Oak Forest Recovery - Adderall Resources

Statistics About Adderall Use

In 2019, 4.9 million people in the U.S. aged 12 and over misused prescription stimulants, such as Adderall.

75% of prescription stimulant abuse happens on high school and college campuses.

The percentage of college students who report using stimulant medications without a prescription ranges from 5 to 35 percent.

5 Fast Facts about Adderall

Stimulants like Adderall increase wakefulness, motivation, and aspects of cognition, learning and memory. That’s why many people without medical need take Adderall to improve their mental performance.

Youth who misuse prescription medications, such as Adderall, are also more likely to report use of other drugs, such as marijuana and cocaine.

Every year, thousands of young adults are sent to the ER for Adderall abuse and its dangerous side effects.

Nonmedical use of prescription stimulants poses risks for addiction, cardiovascular events, and psychosis.

High doses of a stimulant can result in dangerously high body temperature, irregular heartbeat, or even heart failure or seizures.

About Adderall Addiction

Adderall is a prescription drug intended to treat attention deficit hyperactivity disorder (ADHD), however, many people use the drug illegally without a prescription. The risk of developing a stimulant addiction with prescription drugs, such as Adderall, in increasing in the U.S. The drug is being prescribed more often, and with a rise in prescriptions comes a rise in nonmedical use.

Much of the nonmedical use of Adderall happens on high school and college campuses. This is because many college students use Adderall to help them stay awake and increase their focus while they study. Athletes may use it to improve their athletic performance. Other people may use it to lose weight or get high.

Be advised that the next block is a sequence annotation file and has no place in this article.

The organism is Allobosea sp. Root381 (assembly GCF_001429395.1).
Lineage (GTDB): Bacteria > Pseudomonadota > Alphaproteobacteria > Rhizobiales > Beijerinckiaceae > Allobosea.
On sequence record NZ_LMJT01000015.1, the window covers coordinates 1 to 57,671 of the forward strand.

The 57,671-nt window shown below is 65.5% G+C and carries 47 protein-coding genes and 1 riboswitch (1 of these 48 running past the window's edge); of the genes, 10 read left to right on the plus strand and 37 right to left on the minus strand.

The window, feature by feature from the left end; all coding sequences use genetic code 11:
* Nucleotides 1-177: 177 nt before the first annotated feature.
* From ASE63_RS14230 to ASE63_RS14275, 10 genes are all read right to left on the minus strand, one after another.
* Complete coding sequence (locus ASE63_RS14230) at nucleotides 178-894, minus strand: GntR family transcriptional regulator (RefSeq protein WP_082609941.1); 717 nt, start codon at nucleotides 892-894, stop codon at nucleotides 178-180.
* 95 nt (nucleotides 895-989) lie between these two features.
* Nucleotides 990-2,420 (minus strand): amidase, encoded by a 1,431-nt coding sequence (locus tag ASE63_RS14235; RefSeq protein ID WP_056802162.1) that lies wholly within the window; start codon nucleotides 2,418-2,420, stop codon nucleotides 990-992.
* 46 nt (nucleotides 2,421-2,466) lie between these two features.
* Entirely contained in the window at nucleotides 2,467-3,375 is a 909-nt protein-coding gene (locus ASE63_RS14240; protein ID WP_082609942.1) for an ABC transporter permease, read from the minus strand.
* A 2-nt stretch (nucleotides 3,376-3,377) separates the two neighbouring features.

Adderall increases the activity of neurotransmitters such as serotonin and dopamine. These changes in dopamine activity can alter the brain’s ability to experience pleasure without drugs. If you continue taking Adderall frequently, these changes in your brain will become more long-lasting. And if you form a tolerance to Adderall, you will need more of the drug to get the desired effects.

Adderall users can become physically dependent on the chemicals in the drug without being addicted. When the user is both physically and psychologically dependent on Adderall, this is addiction. Individuals who are addicted to Adderall will experience cravings and obsessions with Adderall, and will have withdrawal symptoms if they stop taking the drug.

Negative side effects of adderall

  • Sleep difficulties
  • Lack of motivation
  • Lethargy
  • Mood swings
  • Panic attacks
  • Paranoia
  • Anxiety
  • Hallucinations
  • Aggression
  • Inability to concentrate

Physical effects

  • Heart disease
  • Dizziness
  • Abdominal pain
  • Weight loss
  • Insomnia
  • Dry mouth
  • Heart palpitations
  • Trouble breathing
  • Headache

Withdrawal symptoms

  • Fatigue
  • Depression
  • Disturbed sleep patterns
  • Intense craving for Adderall
  • Intense hunger
  • Suicidal thoughts
  • Anxiety and irritability
  • Panic attacks

Signs of overdose

  • Chest pain
  • Nausea or vomiting
  • Fast breathing
  • Stomach pain
  • Uncontrollable shaking
  • Fainting
  • Fever 

Treatment for adderall addiction

If you or someone you know is addicted to Adderall, there is help available. Recovery from Adderall addiction is possible with the right treatment.

Detoxing from Adderall

It is not recommended to stop Adderall suddenly or “cold turkey,” because you could experience unpleasant withdrawal symptoms. Instead, you should wean off the drug slowly, preferably under medical supervision. Weaning or tapering off Adderall will take a few weeks to a few months. It is extremely important to have emotional support during the first month of stopping the drug, as this is when cravings are strongest, and 40-60 percent of relapses occur. Detoxing is never considered a complete form of treatment, but should instead be part of a longer-term treatment plan consisting of therapy and ongoing support. 

Inpatient Treatment

For those with severe addictions to Adderall, or those who are struggling with more than one addiction, inpatient treatment may be recommended. Inpatient rehab usually lasts between 29 to 90 days. Inpatient rehab focuses on one-on-one counseling in order to address the issues influencing the individual’s addiction. Common therapies used for Adderall addiction include:

  • Cognitive behavioral therapy (CBT)
  • Dialectical behavioral therapy (DBT)
  • Holistic therapy


Continuing Treatment

After completing an addiction treatment program, it’s important to continue your treatment to prevent relapse. Ongoing treatment can include a 12-step program such as Narcotics Anonymous, or individual therapy such as CBT.